February 22, 2022
In a fluid and tech-driven world where nearly everyone in every job must evolve to keep pace with the times or risk obsolescence, chief financial officers are no exception. Instead of miserly number crunchers, as they were long viewed, the most effective CFOs now play an integral role in nearly every aspect of the business(es) they serve.
But it’s not a simple transition. According to EY’s 2020 “DNA of the CFO” Survey, being a CFO in the 21st century requires at least a few substantial adjustments:
1) Be smarter about the emotional intelligence that underpins collaborative leadership
2) Reframe what value means for the organization
3) Make bold and innovative choices to reframe finance for a very different future.
Those bold and innovative choices include, but certainly aren’t limited to, all things technological. As McKinsey has reported, between 2016 and 2021, “the share of finance leaders who say they are responsible for their companies’ digital activities has more than tripled.” Additionally, the same report noted, the number of CFOs whose companies employ robotics and AI has doubled in the last three years, and “nearly 6 in ten report either a positive or very positive ROI from [tech] investments made in the past year.”
“Technology will play an increasingly important role for the CFO, but its effectiveness depends on the accuracy, availability, and consistency of data, and on robust, integrated technology infrastructure,” international CFO and consultant Paul Ainsworth wrote last year. “Many companies are still struggling to put these foundations in place. To succeed, CFOs will have to be champions and stewards of digital technology. CFOs must adapt to new technology and be at the forefront of ERP implementations and cloud-based solutions.”
C-Level Collaboration in IT
CFOs, however, can do none of that — and little of anything else — on their own. In order to implement necessary changes and improvements, it’s vital to develop a close working relationship with other members of the C-suite, including the CEO, CTO and CIO. Their buy-in for various investments is essential, yes, but so are their insights. A shared vision and broader comprehension of a company’s overall value chain is the name of the game.
For the CFO, as a recent article from the advisory and accounting firm Clark Schaefer Hackett explained, “This means working with human resources to help drive the talent agenda; working with IT to drive technology transformation throughout the organization; working with operations to optimize efficiency in the supply chain, logistics, production and procurement functions; and working with sales and marketing to enhance visibility and target customers. While the CEO remains the visionary leader of the company, the modern CFO helps pull all the different pieces together.”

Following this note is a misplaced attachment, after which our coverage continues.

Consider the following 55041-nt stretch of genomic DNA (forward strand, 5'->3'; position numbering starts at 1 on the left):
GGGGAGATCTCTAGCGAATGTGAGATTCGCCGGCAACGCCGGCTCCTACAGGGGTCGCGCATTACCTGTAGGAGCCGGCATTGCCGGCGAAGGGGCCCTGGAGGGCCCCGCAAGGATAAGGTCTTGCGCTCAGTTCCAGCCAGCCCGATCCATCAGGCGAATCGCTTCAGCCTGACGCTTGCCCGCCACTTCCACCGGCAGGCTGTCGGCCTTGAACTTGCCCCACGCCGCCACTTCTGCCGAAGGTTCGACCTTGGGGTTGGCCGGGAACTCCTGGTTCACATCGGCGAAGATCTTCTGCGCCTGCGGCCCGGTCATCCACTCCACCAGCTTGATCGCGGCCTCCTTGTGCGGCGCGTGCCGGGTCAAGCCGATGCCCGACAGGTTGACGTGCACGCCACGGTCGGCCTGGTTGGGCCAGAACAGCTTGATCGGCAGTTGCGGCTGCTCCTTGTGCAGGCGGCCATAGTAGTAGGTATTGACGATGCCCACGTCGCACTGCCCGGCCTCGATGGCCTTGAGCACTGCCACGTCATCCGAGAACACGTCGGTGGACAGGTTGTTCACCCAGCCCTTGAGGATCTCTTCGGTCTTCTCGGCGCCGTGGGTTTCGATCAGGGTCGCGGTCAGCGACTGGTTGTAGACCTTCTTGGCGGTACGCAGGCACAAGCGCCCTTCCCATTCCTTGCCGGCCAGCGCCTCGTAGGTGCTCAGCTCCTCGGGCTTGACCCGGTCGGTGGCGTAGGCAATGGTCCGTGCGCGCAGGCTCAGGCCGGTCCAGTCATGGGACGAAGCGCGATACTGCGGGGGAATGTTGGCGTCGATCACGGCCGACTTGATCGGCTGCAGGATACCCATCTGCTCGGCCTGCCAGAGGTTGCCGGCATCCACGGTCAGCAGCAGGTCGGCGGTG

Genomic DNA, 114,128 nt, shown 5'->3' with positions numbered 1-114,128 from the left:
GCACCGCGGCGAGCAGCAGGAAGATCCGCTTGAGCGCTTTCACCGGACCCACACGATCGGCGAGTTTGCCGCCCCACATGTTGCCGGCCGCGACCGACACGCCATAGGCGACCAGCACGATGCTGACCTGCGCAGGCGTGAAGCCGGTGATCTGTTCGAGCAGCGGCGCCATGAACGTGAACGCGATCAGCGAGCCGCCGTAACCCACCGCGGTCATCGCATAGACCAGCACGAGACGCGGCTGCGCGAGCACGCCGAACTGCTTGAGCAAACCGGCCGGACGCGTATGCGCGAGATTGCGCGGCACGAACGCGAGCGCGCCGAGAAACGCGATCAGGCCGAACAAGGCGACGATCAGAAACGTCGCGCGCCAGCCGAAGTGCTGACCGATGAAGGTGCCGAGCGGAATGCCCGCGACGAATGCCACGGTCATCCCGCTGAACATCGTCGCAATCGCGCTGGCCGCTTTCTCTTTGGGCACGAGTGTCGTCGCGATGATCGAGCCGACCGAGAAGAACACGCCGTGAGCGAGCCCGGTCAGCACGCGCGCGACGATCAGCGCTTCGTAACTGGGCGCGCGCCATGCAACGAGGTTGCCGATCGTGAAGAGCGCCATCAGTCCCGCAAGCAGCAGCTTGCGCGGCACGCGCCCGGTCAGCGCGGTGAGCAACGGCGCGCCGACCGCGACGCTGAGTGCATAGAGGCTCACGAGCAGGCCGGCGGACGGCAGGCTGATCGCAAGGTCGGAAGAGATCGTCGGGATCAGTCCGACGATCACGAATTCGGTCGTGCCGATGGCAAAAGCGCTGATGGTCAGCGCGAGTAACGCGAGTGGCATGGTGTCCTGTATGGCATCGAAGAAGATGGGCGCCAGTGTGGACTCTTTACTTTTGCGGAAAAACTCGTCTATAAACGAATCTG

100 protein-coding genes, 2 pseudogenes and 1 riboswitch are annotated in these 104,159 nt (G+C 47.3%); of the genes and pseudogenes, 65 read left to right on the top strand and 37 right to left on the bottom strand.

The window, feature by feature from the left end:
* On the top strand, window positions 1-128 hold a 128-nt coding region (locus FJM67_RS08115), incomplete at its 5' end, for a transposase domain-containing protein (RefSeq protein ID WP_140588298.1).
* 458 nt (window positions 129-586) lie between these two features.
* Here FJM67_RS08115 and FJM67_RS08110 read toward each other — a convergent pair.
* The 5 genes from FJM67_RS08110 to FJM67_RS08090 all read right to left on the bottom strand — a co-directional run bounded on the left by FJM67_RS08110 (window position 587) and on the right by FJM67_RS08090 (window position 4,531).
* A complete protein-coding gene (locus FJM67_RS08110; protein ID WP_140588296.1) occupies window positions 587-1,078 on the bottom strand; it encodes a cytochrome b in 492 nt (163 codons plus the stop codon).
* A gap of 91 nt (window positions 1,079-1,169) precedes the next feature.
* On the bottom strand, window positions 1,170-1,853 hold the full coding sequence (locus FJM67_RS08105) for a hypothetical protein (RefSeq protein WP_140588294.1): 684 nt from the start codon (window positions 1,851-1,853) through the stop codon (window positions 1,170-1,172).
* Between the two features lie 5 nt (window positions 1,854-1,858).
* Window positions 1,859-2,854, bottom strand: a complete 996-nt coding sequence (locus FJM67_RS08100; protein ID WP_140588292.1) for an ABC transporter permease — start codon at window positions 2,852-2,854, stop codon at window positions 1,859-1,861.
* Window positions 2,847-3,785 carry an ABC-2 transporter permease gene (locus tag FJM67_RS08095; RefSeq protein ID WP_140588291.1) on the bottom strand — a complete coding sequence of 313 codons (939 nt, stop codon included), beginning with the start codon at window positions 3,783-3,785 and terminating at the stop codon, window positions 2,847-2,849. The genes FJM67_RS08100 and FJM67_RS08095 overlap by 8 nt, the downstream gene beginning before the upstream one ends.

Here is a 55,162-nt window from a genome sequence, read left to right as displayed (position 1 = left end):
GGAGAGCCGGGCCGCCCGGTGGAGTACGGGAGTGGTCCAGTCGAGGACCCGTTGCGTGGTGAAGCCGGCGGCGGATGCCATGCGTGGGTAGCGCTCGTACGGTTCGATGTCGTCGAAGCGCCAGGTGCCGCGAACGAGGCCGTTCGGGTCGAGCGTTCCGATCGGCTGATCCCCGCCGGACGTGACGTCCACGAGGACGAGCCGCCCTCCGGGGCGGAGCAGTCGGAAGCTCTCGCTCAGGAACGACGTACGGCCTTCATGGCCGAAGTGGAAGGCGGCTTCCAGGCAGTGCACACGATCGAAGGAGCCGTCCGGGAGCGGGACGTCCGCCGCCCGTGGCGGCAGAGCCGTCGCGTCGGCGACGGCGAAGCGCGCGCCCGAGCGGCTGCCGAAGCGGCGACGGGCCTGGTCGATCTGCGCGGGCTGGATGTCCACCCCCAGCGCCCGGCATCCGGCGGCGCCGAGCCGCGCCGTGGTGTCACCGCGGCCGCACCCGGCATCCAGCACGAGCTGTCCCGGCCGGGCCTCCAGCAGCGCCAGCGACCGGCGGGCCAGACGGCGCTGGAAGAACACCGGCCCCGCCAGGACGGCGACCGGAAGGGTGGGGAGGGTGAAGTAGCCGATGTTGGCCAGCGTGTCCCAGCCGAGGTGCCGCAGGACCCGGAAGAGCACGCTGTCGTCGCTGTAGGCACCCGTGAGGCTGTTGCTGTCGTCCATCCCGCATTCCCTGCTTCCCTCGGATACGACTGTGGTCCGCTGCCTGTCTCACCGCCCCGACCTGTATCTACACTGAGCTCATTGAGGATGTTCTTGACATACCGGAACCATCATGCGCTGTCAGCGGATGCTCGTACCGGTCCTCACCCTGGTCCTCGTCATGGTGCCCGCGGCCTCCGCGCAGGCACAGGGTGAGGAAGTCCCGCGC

How The CFO And CIO Work Together To Derisk The Business: A Disaster Recovery Report
Post-pandemic, McKinsey’s latest Global Survey revealed, CFOs have also been forced to shift their focus away from long-term goals and onto short-term crisis management. “But the results also point to a way forward for CFOs and their companies, as more industries and economies move toward recovery — suggesting the degree to which finance leaders can have more impact in key areas of the business, and how companies can take advantage of missed opportunities to leverage the CFO’s insights and leadership.”
Tech Savvy CFOs
Here’s the thing: as tech-savvy as they might be, CFOs still need considerable help from specialists who are bonafide experts in their fields — particularly during the ongoing pandemic. Which is why it’s so important that they foster good working relationships with CIOs. “A strong strategic partnership between the CIO and CFO has been critical during the COVID-19 pandemic, especially as many companies have had to scale back on expenses and rethink their digital capabilities,” Greg Douglass, global lead of technology strategy and advisory at Accenture, told CIO.com. “As data has become increasingly important to manage and analyze for businesses to succeed, CFOs depend on CIOs to help translate the data and insights into actionable initiatives, driving optimal results for the business.”
“While the pandemic has come at a huge humanitarian and economic cost, it has also changed how we think about the world,” EY concluded in its 2020 CFO survey. “As well as protecting their people and their communities, innovative and bold companies are also pioneering new business models, accelerating digital priorities and transforming how they work. Therefore, CFOs should not just focus on the ‘here and now’ as they help lead their business through the COVID-19 pandemic. They should look to the future – not just what’s next, but beyond.”
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